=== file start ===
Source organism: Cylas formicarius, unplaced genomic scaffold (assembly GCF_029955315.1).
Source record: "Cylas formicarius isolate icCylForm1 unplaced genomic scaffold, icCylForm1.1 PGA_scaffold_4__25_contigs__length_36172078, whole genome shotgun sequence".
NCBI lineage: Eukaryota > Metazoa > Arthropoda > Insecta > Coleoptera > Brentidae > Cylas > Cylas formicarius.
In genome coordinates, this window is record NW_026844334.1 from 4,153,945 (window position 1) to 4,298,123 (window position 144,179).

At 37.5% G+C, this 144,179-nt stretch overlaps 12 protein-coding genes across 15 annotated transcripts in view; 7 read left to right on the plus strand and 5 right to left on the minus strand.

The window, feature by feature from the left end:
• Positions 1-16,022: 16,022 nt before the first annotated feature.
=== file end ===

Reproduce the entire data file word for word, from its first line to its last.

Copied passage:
Source organism: Cylas formicarius, unplaced genomic scaffold (assembly GCF_029955315.1).
Source record: "Cylas formicarius isolate icCylForm1 unplaced genomic scaffold, icCylForm1.1 PGA_scaffold_4__25_contigs__length_36172078, whole genome shotgun sequence".
NCBI lineage: Eukaryota > Metazoa > Arthropoda > Insecta > Coleoptera > Brentidae > Cylas > Cylas formicarius.
In genome coordinates, this window is record NW_026844334.1 from 4,153,945 (window position 1) to 4,298,123 (window position 144,179).

At 37.5% G+C, this 144,179-nt stretch overlaps 12 protein-coding genes across 15 annotated transcripts in view; 7 read left to right on the plus strand and 5 right to left on the minus strand.

The window, feature by feature from the left end:
• Positions 1-16,022: 16,022 nt before the first annotated feature.